Nimbin is to Australia what Planet Gong is to the rest of the cosmos, and I had the pleasure of visiting it for the first time on the weekend of September 15-17, which happily coincided with the town’s second annual Roots Festival. If you like your music earthy, this is the place to be—and it’s a lot better value than the yuppified (though still admittedly very good) Byron Bay Blues Festival which takes place every Easter an hour or so’s drive away.


High Street (in every sense), Nimbin

And what a drive: this part of northern New South Wales really is God’s own backyard with curvaceous hills, fragrant bush and slinky valleys which, under sunny blue skies, are beguiling enough but would look and smell downright voluptuous after a drop of rain. But I digress.


Nimbin Rocks (that’s enough puns—Ed.)

The town is certainly a hippy haven and cynical city types like me can quickly tire of its monomaniacal preoccupation with dope and related paraphernalia, evident at the various cafes (“The Bent Joint”) and shops (“Hemp Embassy”). There’s an underlying authenticity, however. It put me in mind of what my small and unprepossessing home town might have become, had I been able to fulfil my schoolboy fantasy of replacing its water supply with lysergic acid.

But enough about me. What about the music?


The first act I saw wasn’t particularly promising: an earth-spirit wearing dreadlocks and a loin cloth and smeared head to toe in mud, who snapped into life and played a ditty on the Pan pipes in return for some coin. A little way down the street was a different story: some very fine blues harp indeed courtesy of Billy James from Billinudgel. He told me he enjoys teaching as much as playing, and I would have signed up for lessons on the spot but for the fact that I live an hour’s flight away.

That was it for the buskers. I have the festival flyer to hand and I could easily count the number of acts for the sake of statistical interest, but life’s too short. Suffice to say there were far too many, spread across six venues, for any one person to see them all. The first stage act I saw were blues/folk duo Darktown Strutters who played a very traditional set with sweetness and respect. Frustratingly, I can’t seem to find any examples of their music online (plenty of other bands called Darktown Strutters, but not them).

Blues Arcadia from Brisbane turned up the heat at Nimbin Hall with their soulful blues punched out by Chris Harvey on guitar and the charismatic Alan Boyle on vocals. Rhythm and keyboards were great, too, although I can’t say I saw much action on the bassist’s fifth string. Expensive thumb rest? Hmm….

They were ably followed by The Taste from Cairns who blended hip-hop with rock, soul and funk. The horns featured in the video below were absent on the day, but no matter. They were a blast: I particularly liked the lead guitarist’s imaginative but restrained use of effects and Vanessa’s vocals. (Note to rest of band: this lady is woefully under-utilised. Use her or lose her.) They sold branded stubby holders as well as CDs: a class act. They made me feel old, though: clearly nobody who remembers, or has heard of, Rory Gallagher would have chosen that name for their own band.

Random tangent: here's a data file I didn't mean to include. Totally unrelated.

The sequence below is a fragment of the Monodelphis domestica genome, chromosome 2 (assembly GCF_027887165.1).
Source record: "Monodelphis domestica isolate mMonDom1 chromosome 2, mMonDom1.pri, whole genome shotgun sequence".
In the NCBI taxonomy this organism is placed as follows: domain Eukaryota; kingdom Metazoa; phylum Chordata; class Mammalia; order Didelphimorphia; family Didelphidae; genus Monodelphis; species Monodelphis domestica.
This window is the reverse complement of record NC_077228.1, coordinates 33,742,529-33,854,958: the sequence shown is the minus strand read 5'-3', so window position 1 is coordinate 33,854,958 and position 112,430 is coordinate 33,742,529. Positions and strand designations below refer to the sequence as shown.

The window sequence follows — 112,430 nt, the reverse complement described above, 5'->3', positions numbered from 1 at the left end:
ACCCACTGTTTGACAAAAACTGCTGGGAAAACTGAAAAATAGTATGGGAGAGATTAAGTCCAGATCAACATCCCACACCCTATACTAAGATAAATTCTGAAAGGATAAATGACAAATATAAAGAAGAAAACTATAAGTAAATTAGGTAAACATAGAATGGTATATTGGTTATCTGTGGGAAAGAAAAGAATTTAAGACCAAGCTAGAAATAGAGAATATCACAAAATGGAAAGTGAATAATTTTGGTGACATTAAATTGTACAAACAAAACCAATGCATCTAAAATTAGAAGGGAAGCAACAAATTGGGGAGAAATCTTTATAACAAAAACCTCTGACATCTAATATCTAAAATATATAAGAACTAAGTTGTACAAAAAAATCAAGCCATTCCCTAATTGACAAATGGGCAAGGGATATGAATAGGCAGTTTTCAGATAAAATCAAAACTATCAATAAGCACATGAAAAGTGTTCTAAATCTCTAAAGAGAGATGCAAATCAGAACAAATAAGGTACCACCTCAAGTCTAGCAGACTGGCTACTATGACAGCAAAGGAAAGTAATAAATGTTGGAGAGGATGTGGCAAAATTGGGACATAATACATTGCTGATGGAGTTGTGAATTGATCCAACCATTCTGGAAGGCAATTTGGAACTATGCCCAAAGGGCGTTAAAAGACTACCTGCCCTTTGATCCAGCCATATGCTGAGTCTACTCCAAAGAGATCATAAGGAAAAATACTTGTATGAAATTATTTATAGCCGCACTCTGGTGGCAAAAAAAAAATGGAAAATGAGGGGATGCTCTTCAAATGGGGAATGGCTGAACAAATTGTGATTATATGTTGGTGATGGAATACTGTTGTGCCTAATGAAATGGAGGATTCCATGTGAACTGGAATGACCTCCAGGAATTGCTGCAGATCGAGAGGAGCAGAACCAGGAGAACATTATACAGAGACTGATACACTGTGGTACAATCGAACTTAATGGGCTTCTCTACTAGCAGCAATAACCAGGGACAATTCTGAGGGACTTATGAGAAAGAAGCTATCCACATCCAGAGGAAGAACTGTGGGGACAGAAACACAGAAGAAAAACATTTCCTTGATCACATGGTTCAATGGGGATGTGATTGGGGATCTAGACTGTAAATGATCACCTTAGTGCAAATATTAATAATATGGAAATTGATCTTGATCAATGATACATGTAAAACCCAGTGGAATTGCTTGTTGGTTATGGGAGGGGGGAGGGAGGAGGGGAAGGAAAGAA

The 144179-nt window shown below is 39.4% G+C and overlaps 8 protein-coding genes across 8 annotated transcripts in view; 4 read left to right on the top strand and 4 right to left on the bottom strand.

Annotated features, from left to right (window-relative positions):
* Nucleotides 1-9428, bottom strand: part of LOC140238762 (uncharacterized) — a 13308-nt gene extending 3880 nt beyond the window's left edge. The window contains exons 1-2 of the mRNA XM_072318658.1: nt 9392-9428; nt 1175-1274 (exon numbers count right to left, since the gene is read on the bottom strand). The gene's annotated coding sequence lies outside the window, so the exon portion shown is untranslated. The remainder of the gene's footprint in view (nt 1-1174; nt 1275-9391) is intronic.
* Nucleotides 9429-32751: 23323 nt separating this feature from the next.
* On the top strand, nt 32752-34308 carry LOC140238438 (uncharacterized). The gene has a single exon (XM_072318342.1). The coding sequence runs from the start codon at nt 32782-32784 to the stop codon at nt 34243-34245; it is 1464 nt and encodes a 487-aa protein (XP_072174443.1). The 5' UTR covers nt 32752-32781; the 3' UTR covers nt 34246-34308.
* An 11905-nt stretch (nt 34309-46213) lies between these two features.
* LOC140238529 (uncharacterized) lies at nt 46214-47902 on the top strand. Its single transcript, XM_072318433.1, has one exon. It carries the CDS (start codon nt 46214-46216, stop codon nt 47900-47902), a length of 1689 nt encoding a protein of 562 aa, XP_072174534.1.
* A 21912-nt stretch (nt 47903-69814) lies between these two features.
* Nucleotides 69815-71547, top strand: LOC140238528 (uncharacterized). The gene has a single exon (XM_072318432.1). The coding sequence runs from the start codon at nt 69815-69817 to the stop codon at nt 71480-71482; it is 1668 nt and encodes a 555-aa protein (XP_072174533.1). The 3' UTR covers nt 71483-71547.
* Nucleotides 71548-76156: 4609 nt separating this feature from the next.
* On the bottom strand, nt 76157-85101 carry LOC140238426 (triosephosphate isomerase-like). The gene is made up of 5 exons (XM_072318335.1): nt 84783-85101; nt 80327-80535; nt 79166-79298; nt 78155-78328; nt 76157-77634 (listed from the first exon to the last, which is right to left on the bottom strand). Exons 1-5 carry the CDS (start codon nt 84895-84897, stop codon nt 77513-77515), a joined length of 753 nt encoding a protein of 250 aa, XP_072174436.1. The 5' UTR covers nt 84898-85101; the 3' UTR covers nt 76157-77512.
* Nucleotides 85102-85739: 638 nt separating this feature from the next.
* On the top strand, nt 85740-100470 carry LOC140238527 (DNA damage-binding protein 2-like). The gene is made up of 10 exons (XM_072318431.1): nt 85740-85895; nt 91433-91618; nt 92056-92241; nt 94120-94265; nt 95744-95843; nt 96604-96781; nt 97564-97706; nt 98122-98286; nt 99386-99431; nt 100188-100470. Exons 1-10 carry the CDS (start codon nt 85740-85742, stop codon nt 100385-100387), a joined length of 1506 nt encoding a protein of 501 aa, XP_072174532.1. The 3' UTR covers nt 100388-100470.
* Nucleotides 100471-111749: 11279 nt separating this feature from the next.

The other thing that made me feel old was the fact that neither I nor my companions had heard of ANY of the bands appearing over the weekend. We decided to choose which acts to see based on how interesting or exotic their names were. This put Sweet Emily and the Judgemental Fucks at the top of our list. They didn’t disappoint. Tight, angular rock underpinned by Emily’s chunky guitar rhythms and sharp-tongued solo notes. Many of her songs gave insights into her personal life, some of them intimate, all of them colourful. Tourette’s Syndrome never sounded so good.

And so, eventually, to bed.


Another beautiful day in paradise, beginning with excellent chai at the Phoenix Rising Café and what turned out to be my favourite act of the whole weekend. Jolanda Moyle plays ethereal, transcendent modern folk using acoustic guitar loops, sarangi (a classical Indian instrument, somewhere between a violin and a cello) and a hauntingly pure voice with plenty of reverb. Definitely music of, and for, the gods. “You’re in love with her, aren’t you?” said my bride of 33 years. “Er, well…”, I replied. Rolling her eyes, my beloved and our friends took their leave in search of entertainment better suited to the mere mortals which, through no fault of their own, they are.

Back to the Bowlo for some pared back electric blues from Gold Cost duo The James Street Preachers. As the video shows, Jamie Kasdaglis (guitar, keyboard and vocals) and Matt Lye (bass, vocals) are adept at multitasking.

And to cap it all off, Missus Hippy and the Love Handles on the Aquarius Stage—the venue reserved for local acts. Talk about Old Wave music in all its dusty glory: this is the first band I’ve seen in which neither of the guitarists has a full set of teeth. That is not a put-down but a celebration of the fact that men and women of a certain age can still rock it up with the best of them. MHLH do so with original material which is variously timeless and topical, written by rhythm guitarist Doug (I’d play the outstanding My Dog, but the sound quality on my phone video doesn’t do it justice). Mrs H. (aka Biscuit) sounds like a blues mama from way back and exudes earth-mother warmth while lead guitarist Joey has a certain, shall we say, other-worldly appeal. Bob on bass and the drummer whose name I didn’t catch carried it all along very nicely. A highlight of the weekend and a band I would love to see again.

Another highlight: staying at Crofton’s Retreat. Thanks to Wayne and Paul, Bear and Jack. See you next year, guys.